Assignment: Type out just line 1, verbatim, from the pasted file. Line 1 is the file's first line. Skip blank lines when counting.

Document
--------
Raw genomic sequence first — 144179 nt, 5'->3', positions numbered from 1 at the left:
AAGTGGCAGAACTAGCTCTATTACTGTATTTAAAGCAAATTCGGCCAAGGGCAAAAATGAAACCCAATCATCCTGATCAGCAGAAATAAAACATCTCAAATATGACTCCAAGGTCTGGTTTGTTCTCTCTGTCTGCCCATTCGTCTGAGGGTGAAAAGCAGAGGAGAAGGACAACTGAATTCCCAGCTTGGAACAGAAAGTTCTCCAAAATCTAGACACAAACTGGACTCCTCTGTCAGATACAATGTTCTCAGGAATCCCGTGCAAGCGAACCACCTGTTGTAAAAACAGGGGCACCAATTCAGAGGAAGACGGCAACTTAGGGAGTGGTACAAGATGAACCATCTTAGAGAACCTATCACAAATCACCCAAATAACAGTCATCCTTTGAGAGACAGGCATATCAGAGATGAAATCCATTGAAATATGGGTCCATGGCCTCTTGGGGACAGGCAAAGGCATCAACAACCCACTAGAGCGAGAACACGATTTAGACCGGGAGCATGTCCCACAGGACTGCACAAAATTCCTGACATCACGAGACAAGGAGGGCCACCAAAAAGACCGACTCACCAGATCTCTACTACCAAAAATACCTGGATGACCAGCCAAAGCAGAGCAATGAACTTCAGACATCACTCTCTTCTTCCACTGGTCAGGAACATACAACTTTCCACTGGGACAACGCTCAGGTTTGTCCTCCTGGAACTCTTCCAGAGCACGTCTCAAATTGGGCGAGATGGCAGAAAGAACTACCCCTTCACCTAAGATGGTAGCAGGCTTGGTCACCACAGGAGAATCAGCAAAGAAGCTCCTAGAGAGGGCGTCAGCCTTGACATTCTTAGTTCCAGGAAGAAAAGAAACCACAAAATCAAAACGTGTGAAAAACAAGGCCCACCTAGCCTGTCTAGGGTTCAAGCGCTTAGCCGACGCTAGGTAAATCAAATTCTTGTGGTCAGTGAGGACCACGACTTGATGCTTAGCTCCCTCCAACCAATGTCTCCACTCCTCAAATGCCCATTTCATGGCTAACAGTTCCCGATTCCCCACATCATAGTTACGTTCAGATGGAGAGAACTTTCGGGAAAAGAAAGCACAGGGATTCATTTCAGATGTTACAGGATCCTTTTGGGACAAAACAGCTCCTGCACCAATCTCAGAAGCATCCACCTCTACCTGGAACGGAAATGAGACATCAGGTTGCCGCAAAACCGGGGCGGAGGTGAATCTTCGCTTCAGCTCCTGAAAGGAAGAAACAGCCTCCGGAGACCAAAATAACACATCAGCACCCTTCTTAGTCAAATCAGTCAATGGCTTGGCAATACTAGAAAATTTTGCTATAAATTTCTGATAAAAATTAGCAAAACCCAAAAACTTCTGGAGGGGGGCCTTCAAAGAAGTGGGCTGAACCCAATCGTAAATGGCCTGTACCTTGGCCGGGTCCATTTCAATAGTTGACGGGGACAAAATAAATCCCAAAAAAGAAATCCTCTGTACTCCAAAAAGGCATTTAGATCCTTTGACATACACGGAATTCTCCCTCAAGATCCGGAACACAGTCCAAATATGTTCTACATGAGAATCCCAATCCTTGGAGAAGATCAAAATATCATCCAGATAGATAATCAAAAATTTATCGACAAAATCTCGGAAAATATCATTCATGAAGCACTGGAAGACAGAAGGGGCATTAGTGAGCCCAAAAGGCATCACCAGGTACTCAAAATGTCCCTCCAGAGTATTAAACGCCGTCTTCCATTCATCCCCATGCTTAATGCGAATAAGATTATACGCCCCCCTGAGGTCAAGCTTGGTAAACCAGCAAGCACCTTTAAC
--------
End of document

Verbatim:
Raw genomic sequence first — 144179 nt, 5'->3', positions numbered from 1 at the left: